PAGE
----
Background and Objectives: Arterial stiffness has been known as an independent contributory factor for coronary artery disease (CAD). Brachial-ankle puke wave velocity (baPWV) is widely used as a simple noninvasive measure of arterial stiffness. The aim of our study was to test whether baPWV had predictive value for CAD in the subset of patients with high pretest probability. Subjects and Methods: We enrolled 174 consecutive patients who were referred for evaluation of suspected CAD, and who underwent both baPWV measurement and computed tomography (CT) for coronary artery calcium scoring (CACS) as part of a diagnostic work-up. Subsequently, 160 of those patients underwent invasive coronary angiography. The CAD indices consisted of 1) CACS, 2) modified Gensini scoring system, and 3) presence of obstructive CAD and 4) multi-vessel obstructive CAD. Results: baPWV correlated with CACS (r=0.25, p=0.001), but not with modified Gensini scoring (r=0.10, p=0.19). However, after adjustment for factors influencing PWV, baPWV no longer correlated with CACS (r=0.14, p=0.14). By receiver operating characteristic (ROC) curve analysis, baPWV was neither a sensitive nor specific index for predicting the presence of obstructive CAD or multi-vessel obstructive CAD (sensitivity: 53% and 59%; specificity: 50% and 55%, respectively). Conclusion: Our findings demonstrated that baPWV is associated with CACS, however, this may be primarily attributed to common risk factors, such as age. Furthermore, baPWV may be of limited value in identifying patients at risk for CAD.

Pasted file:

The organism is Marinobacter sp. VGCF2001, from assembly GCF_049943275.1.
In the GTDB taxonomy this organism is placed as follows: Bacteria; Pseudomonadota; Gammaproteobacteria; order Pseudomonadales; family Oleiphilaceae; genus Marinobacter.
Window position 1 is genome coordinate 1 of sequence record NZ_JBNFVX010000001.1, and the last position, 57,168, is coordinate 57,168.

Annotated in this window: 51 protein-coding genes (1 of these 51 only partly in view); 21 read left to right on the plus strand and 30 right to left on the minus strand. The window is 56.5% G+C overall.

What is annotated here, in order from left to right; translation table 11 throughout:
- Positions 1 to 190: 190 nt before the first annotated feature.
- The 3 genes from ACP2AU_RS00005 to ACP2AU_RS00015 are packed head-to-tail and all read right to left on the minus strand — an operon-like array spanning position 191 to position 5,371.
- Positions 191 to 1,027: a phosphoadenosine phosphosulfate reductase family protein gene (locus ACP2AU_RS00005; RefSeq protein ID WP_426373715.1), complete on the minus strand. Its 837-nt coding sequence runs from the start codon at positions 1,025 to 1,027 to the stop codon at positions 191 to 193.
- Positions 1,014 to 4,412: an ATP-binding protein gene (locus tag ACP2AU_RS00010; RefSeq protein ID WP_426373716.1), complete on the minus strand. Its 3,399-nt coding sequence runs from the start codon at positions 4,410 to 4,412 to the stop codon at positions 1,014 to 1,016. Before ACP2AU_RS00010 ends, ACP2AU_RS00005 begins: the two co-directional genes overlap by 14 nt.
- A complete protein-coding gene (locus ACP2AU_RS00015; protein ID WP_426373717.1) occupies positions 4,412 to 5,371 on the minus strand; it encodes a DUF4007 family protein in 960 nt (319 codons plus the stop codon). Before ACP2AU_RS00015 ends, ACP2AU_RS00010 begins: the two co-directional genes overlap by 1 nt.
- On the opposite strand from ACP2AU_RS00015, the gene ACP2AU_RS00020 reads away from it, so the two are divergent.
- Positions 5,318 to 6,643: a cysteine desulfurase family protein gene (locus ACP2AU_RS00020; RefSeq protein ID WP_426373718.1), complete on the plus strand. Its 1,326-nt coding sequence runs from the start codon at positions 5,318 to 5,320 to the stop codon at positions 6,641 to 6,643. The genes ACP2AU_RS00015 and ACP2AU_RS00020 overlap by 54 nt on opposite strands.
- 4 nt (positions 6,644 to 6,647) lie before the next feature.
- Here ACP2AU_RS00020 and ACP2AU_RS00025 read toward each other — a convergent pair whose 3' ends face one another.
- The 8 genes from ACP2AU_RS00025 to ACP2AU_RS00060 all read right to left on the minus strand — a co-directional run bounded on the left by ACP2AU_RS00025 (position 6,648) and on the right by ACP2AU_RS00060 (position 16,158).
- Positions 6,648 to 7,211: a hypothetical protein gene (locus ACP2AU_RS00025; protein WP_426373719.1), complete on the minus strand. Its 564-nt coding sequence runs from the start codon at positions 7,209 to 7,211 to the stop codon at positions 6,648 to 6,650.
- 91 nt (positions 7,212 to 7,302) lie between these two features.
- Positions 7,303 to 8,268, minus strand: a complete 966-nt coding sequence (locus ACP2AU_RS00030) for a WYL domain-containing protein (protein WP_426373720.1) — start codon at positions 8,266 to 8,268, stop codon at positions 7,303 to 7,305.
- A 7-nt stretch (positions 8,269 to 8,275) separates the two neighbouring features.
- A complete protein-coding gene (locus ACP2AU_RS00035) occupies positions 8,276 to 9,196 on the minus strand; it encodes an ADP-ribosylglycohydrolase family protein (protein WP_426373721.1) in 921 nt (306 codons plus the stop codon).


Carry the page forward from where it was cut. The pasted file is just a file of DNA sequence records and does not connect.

All Science Journal Classification (ASJC) codes
- Internal Medicine
- Cardiology and Cardiovascular Medicine